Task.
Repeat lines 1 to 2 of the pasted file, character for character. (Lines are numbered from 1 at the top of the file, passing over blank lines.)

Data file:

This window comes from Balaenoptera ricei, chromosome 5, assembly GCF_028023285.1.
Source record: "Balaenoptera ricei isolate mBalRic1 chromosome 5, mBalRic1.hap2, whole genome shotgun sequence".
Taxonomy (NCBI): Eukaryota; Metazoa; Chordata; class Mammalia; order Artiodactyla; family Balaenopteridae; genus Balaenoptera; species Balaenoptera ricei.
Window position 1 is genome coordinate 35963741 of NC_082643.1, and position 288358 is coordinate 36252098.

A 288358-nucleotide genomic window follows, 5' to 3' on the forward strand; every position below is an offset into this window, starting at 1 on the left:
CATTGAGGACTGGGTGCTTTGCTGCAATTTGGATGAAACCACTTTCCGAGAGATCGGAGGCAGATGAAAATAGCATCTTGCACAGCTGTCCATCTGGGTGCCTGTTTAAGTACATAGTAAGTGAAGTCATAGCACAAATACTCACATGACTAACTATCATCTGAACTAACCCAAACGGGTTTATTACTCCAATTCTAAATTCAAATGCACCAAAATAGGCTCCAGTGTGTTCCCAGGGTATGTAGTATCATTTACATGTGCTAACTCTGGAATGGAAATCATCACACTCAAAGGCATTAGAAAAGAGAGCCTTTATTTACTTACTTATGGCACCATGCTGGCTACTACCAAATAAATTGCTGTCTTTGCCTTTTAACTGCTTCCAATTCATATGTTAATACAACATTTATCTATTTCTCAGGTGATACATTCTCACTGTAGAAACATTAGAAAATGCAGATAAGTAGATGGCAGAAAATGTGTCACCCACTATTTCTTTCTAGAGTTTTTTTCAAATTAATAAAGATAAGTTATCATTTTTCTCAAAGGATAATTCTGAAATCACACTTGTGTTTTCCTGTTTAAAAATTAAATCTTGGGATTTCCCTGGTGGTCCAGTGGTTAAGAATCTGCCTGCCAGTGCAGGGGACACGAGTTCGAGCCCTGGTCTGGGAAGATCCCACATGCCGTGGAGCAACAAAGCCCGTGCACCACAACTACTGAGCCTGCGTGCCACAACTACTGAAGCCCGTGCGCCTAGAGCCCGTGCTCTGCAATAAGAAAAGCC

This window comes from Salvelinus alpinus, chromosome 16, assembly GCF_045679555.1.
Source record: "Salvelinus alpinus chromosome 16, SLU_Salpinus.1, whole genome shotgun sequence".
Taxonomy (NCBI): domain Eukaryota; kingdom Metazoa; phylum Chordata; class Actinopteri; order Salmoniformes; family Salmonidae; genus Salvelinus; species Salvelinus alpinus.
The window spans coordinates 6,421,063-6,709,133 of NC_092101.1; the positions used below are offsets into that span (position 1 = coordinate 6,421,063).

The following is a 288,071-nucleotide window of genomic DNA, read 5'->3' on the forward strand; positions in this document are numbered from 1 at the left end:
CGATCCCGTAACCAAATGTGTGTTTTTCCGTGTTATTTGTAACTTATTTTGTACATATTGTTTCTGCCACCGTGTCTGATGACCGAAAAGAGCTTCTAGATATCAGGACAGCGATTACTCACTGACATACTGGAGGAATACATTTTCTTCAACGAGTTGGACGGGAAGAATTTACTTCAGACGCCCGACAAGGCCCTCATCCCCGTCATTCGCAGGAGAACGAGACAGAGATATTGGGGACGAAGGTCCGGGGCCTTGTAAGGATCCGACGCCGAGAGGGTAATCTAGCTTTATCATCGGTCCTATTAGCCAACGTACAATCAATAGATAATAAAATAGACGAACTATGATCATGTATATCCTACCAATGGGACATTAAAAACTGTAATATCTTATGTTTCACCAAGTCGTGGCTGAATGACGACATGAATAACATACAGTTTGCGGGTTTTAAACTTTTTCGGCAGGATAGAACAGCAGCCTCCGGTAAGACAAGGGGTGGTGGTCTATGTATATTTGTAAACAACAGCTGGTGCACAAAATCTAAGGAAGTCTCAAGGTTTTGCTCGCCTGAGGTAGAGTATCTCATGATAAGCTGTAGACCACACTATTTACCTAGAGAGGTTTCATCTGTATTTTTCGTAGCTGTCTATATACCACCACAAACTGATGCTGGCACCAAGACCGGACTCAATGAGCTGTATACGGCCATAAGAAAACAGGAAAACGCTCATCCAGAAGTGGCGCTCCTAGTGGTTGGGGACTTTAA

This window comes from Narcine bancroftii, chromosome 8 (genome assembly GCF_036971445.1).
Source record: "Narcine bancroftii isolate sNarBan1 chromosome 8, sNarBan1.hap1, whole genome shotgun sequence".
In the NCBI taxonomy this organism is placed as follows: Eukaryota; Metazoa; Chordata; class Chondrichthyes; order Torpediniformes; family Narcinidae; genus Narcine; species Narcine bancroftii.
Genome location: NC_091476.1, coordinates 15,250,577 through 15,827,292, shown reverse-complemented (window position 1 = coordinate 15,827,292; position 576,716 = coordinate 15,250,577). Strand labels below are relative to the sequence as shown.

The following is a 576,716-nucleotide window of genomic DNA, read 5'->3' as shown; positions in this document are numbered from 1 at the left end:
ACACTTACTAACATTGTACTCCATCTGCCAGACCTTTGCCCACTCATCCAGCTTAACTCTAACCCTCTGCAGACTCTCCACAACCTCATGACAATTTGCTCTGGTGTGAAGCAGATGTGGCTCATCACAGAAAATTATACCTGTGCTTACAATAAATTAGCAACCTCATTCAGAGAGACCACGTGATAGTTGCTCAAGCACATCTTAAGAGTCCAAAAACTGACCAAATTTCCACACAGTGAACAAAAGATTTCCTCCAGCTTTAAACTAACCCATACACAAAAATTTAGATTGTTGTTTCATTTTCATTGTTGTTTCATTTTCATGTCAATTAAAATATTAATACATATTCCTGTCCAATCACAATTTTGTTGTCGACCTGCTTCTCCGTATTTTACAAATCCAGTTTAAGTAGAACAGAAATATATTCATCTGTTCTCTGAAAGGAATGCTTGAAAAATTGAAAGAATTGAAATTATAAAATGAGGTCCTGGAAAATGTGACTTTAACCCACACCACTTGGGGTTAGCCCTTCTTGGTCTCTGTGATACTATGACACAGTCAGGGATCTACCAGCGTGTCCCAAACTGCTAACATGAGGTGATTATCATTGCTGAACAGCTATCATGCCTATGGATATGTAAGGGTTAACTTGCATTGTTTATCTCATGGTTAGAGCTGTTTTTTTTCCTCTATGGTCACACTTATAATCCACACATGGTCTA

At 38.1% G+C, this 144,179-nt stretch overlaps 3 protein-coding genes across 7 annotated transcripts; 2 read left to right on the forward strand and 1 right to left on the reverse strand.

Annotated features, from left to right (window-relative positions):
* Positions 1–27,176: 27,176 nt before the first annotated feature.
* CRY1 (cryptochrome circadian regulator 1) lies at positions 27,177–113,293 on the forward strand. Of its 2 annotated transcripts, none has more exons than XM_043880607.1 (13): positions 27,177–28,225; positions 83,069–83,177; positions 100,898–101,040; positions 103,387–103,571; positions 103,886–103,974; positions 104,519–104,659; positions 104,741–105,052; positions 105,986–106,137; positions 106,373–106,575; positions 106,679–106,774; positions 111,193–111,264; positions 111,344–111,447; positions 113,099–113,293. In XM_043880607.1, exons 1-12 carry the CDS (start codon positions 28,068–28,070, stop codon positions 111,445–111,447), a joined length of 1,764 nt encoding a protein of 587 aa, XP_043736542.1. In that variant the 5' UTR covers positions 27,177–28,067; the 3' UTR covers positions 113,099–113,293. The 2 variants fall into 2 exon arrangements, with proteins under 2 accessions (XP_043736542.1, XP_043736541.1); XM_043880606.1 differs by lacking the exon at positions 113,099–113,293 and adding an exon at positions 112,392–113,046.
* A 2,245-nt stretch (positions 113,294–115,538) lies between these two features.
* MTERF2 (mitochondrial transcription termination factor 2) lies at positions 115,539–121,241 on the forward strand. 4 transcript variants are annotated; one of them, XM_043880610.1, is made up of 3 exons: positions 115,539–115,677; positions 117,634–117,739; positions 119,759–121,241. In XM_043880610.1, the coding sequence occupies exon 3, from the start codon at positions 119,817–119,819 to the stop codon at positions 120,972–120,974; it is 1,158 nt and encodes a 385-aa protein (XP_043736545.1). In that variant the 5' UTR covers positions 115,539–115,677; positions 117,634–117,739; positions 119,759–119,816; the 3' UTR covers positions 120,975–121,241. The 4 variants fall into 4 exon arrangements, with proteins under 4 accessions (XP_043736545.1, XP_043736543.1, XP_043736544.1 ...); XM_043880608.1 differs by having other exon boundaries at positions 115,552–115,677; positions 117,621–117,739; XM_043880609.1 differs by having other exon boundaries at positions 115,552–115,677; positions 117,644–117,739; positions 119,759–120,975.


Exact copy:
This window comes from Balaenoptera ricei, chromosome 5, assembly GCF_028023285.1.
Source record: "Balaenoptera ricei isolate mBalRic1 chromosome 5, mBalRic1.hap2, whole genome shotgun sequence".